Intranasal subdissociative ketamine provides effective analgesia that is not inferior to intranasal fentanyl for pain associated with acute extremity injuries in children. Ketamine was associated with more AEs, but all were mild and transient. Ketamine should be considered for pediatric pain management in the emergency setting, especially when opioids are contraindicated or associated with increased risk, such as prior to procedural sedation.
Corresponding Author: Theresa M. Frey, MD, Division of Emergency Medicine, Department of Pediatrics, University of Cincinnati College of Medicine, Cincinnati Children’s Hospital Medical Center, 3333 Burnet Ave, MLC 2008, Cincinnati, OH 45229-3026 (email@example.com).
Accepted for Publication: October 24, 2018.
Published Online: December 28, 2018. doi:10.1001/jamapediatrics.2018.4582
Author Contributions: Drs Frey and Mittiga had full access to all of the data in the study and take responsibility for the integrity of the data and the accuracy of the data analysis.
Concept and design: Frey, Florin, Barrett, Mittiga.
Acquisition, analysis, or interpretation of data: Frey, Florin, N. Zhang, Y. Zhang, Mittiga.
Drafting of the manuscript: Frey, Y. Zhang, Mittiga.
Critical revision of the manuscript for important intellectual content: All authors.
Statistical analysis: N. Zhang, Y. Zhang, Mittiga.
Obtained funding: Frey.
Administrative, technical, or material support: Frey, Barrett, Mittiga.
Supervision: Frey, Florin, N. Zhang, Mittiga.
Conflict of Interest Disclosures: Dr Frey reports grants from the American Academy of Pediatrics during the conduct of the study. No other disclosures were reported.
Funding/Support: This work was supported by funding from the Division of Emergency Medicine at Cincinnati Children’s Hospital Medical Center, where the trial was completed, and by American Academy of Pediatrics Section on Emergency Medicine through the 2016 Ken Graff Young Investigator Award.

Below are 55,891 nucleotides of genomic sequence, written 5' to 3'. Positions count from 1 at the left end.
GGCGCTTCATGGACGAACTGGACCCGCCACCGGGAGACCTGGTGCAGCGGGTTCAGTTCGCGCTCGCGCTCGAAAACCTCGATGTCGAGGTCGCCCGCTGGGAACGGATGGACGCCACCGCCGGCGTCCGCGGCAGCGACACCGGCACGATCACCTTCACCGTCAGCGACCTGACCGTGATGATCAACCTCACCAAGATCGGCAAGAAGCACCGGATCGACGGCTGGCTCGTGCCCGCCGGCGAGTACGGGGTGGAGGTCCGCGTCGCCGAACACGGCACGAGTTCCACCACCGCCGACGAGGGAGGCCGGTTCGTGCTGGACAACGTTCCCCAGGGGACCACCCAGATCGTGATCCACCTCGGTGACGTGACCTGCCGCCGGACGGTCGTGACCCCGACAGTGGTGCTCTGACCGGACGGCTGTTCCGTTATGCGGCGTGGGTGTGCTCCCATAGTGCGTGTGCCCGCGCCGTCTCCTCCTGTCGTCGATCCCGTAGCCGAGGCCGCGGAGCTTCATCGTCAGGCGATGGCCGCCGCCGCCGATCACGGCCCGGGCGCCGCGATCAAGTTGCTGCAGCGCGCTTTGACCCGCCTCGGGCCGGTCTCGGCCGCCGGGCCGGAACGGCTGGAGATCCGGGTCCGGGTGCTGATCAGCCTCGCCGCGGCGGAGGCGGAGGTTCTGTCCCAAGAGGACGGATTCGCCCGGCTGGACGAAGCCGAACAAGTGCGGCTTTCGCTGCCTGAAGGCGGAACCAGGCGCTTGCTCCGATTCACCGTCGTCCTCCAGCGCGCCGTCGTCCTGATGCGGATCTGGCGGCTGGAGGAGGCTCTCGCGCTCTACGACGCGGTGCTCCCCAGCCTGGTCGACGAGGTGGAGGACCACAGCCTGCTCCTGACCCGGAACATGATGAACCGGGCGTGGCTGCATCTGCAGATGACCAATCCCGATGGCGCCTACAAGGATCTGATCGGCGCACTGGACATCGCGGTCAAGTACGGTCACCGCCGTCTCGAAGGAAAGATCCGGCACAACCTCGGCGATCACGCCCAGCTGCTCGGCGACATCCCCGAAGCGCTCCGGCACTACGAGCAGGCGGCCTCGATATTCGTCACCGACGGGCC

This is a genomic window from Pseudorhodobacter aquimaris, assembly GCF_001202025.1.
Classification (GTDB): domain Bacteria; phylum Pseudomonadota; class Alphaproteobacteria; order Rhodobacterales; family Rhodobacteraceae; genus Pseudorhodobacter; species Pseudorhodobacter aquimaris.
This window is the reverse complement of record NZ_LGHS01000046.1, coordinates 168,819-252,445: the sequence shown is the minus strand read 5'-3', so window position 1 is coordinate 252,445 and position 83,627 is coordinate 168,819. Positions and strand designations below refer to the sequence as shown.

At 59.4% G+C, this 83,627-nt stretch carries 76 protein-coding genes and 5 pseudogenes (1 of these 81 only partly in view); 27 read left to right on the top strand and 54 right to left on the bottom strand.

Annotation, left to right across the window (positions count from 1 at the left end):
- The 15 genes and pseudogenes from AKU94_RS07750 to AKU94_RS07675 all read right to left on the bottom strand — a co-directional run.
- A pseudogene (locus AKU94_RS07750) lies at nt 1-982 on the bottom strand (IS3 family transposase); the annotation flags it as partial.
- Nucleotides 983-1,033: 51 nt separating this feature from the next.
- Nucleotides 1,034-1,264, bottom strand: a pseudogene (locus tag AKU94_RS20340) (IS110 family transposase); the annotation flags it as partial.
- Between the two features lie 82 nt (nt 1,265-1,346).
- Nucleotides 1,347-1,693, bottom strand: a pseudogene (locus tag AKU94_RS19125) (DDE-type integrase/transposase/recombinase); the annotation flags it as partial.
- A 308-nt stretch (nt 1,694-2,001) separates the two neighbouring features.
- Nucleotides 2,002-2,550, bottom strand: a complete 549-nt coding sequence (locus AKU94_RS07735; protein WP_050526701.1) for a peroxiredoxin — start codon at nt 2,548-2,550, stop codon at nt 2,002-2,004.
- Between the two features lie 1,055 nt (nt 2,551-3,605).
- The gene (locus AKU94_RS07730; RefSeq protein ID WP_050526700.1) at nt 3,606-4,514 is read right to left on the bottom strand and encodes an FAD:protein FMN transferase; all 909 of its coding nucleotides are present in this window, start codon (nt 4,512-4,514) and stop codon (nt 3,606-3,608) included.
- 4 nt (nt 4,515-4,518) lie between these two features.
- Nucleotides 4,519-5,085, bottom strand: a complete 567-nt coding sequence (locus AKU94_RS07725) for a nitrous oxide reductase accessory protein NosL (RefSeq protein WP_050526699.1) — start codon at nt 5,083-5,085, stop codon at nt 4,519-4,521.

Role of the Funder/Sponsor: The funders had no role in the design and conduct of the study; collection, management, analysis, and interpretation of the data; preparation, review, or approval of the manuscript; and decision to submit the manuscript for publication.
Data Sharing Statement: See Supplement 3.
Additional Contributions: We acknowledge Jenna Dyas, BS, Cincinnati Children’s Hospital Medical Center, and Nicole Herron, BA, Cincinnati Children’s Hospital Medical Center, who coordinated and supervised data collection; Mary Frey, MSN, CPN, RN, CNL, CPEN, Cincinnati Children’s Hospital Medical Center, who provided access to all patient video recordings (data acquisition); Scott Reeves, MD, University of Cincinnati College of Medicine and Cincinnati Children’s Hospital Medical Center, who served as the medical monitor, and therefore, was responsible for all safety monitoring; the Clinical Research Coordinator team, physicians, nurses, medics, patient care assistants, and child life specialists of the Division of Emergency Medicine at Cincinnati Children’s Hospital Medical Center who assisted with study enrollment; the Office of Clinical and Translational Research who assisted with US Food and Drug Administration correspondence and provided interim monitoring visits throughout the study; and all the patients and families who participated in the PRIME study. No individuals received compensation for their work outside of their salary.